Another novel aspect of the carbon engineering research is bringing so many researchers together. “Collaboration and sharing results and insights is quite a new revelation in terms of how faculty conduct research at UW,” Horner says of the more than a dozen teams. “This is really quite pioneering, and it stimulates the entrepreneurial spirit.”

two men looking at something in one's hands
SER Director of Research Scott Quillinan and Assistant Research Scientist Thomas Moore examine coal core samples.

Center for Economic Geology Research

Formed in 2009 as part of the School of Energy Resources (SER), the center was originally called the Carbon Management Institute and focused on carbon capture, utilization and storage. Last year, the center’s mission broadened to look at rare earth elements research, becoming the Center for Economic Geology Research.

“Carbon management is an important aspect of the research UW is doing for Wyoming,” says SER Executive Director Mark Northam. “The other side of the coin is looking at revenue opportunities in the state’s geology. I’m very happy that we have a group of young and well-educated researchers who are turning over the rocks to find new opportunities.”

The group is made up of nine researchers—many UW graduates—that include eight geoscientists and one reservoir engineer. They started out studying the Rock Springs Uplift as a potential storage site for carbon dioxide (CO2). That work led to a textbook on geological reservoir characterization, Geological CO2 Storage Characterization, which the U.S. Department of Energy (DOE) used to inform its best practices manuals for reservoir characterization.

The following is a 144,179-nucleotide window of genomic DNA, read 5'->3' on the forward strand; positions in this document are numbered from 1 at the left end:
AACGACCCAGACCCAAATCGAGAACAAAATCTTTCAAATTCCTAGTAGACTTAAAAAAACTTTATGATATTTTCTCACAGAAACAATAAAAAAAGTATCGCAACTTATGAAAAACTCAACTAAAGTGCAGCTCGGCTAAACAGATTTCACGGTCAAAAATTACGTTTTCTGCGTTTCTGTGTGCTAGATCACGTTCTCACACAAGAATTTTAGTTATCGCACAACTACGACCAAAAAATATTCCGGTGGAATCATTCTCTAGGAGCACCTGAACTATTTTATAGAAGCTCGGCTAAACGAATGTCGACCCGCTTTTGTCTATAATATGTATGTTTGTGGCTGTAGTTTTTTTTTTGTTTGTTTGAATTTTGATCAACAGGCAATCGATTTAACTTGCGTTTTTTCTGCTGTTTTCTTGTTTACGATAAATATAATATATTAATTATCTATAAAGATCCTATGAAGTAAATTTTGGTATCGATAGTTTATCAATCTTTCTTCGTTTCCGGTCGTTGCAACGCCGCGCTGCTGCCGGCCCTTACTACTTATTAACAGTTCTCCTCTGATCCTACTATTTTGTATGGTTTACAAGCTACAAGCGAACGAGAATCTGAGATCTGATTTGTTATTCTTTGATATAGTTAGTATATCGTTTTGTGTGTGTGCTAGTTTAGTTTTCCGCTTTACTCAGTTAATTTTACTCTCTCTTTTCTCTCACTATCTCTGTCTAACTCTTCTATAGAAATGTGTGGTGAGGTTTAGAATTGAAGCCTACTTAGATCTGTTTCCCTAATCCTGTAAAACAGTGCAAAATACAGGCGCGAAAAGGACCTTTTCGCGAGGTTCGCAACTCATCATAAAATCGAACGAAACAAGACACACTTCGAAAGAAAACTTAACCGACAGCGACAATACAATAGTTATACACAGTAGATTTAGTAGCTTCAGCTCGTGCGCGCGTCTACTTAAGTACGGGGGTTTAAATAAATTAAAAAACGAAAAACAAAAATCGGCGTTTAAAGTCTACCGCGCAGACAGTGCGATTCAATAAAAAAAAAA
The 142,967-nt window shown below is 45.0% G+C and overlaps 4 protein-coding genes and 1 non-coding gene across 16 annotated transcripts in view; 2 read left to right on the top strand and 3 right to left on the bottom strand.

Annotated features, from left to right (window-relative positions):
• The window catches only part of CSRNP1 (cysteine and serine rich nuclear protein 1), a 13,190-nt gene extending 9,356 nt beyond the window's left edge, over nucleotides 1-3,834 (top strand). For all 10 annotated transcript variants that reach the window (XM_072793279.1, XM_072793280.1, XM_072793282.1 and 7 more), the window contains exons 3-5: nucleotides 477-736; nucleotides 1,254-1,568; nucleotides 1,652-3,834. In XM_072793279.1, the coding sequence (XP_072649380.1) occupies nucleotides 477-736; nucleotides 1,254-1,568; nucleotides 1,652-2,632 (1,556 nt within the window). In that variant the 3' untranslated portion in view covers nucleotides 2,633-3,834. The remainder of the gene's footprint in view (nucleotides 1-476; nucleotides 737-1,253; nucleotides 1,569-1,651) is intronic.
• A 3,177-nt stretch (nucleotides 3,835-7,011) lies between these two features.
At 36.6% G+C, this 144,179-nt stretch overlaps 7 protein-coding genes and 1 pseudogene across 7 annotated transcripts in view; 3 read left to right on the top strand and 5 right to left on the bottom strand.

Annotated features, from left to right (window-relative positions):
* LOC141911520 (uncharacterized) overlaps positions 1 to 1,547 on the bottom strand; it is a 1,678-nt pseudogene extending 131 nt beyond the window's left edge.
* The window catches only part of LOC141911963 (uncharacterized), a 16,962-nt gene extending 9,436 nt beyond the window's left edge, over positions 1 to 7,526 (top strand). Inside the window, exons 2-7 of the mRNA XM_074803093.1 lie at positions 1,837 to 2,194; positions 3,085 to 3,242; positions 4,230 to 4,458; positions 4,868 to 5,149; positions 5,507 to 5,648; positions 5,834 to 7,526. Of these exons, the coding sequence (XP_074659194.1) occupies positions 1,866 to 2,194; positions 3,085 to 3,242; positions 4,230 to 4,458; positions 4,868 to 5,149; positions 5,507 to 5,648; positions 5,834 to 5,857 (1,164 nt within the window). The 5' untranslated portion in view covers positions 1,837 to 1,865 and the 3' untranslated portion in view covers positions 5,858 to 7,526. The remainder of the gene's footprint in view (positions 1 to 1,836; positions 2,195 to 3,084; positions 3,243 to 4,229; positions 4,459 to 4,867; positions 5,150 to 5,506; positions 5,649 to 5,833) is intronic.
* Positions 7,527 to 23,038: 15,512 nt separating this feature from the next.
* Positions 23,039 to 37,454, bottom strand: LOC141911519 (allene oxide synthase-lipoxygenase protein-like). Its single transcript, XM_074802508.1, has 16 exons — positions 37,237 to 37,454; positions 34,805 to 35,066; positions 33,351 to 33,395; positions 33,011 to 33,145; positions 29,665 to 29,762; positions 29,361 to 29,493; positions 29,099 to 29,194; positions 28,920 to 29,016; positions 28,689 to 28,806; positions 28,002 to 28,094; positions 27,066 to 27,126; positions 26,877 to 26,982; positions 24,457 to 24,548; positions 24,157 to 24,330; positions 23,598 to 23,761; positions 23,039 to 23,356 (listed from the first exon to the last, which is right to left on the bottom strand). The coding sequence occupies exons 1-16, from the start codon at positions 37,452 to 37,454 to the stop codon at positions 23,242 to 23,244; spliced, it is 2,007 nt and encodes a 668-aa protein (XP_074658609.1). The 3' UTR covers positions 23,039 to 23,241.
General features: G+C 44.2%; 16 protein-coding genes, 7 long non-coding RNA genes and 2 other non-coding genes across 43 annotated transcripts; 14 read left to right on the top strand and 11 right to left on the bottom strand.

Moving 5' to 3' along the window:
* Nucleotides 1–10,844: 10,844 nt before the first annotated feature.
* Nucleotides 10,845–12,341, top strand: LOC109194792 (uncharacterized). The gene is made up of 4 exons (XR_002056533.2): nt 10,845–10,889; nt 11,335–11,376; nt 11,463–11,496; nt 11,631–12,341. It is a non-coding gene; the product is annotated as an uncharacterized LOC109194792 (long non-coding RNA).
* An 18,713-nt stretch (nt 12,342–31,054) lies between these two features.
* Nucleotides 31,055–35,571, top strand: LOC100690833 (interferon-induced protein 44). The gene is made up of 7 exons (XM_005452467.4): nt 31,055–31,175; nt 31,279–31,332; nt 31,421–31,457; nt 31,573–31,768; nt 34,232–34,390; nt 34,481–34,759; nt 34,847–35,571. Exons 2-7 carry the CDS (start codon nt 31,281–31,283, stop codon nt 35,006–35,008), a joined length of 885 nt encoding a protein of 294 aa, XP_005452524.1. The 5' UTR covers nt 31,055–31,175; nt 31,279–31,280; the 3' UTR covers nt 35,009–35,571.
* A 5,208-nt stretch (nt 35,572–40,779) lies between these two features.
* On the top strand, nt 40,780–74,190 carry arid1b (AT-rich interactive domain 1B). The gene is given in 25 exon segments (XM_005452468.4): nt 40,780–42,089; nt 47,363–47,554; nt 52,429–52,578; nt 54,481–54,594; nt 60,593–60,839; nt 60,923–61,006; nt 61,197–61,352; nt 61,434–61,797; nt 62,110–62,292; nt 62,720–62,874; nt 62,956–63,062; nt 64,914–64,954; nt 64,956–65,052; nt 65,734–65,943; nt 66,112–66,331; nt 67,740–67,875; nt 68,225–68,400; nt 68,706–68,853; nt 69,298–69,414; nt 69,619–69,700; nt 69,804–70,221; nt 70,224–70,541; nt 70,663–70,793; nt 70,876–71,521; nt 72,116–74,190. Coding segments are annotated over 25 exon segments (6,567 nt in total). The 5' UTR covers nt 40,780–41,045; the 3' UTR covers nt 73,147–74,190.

“The Rock Springs Uplift is a large regional geologic storage site that could be used for storing CO2 emissions from industrial sources in southwest Wyoming,” SER Director of Research Scott Quillinan says. “In the spring, as part of the DOE CarbonSAFE program, we’ll be drilling a 9,800-foot characterization well and collecting a 3D seismic survey to apply those principles to the Gillette area.”

The CarbonSAFE (Carbon Storage, Assurance and Facility Enterprise) program is an initiative funded by the DOE to address key research gaps in the path toward the deployment of carbon capture and storage technologies, including the development of commercial-scale geologic storage sites for CO2 from industrial sources.

Researchers are working with the Dry Fork Station near Gillette—the newest, most efficient coal-fired power plant in the nation. The plant is the host site for the Wyoming Integrated Test Center.

“We’re starting to put together a hub for low-carbon research, centered on Gillette,” Quillinan says. “We have the Integrated Test center, the CarbonSAFE project, the CO2 enhanced oil recovery opportunities that are in the area, and an opportunity to take CO2 to market. We’re working with the other people in this arena to develop an integrated strategy for the economic management of carbon dioxide.”

In addition, the Center for Economic Geology Research is looking at rare earth elements and is in the process of doing an inventory to see what’s out there.

“They’ve been looking at rare earth element concentrations in oil and gas produced water, coal and coal ash,” Quillinan says. “A new initiative is broadening that scope to include additional critical materials, like lithium and other metals that may be of economic value.”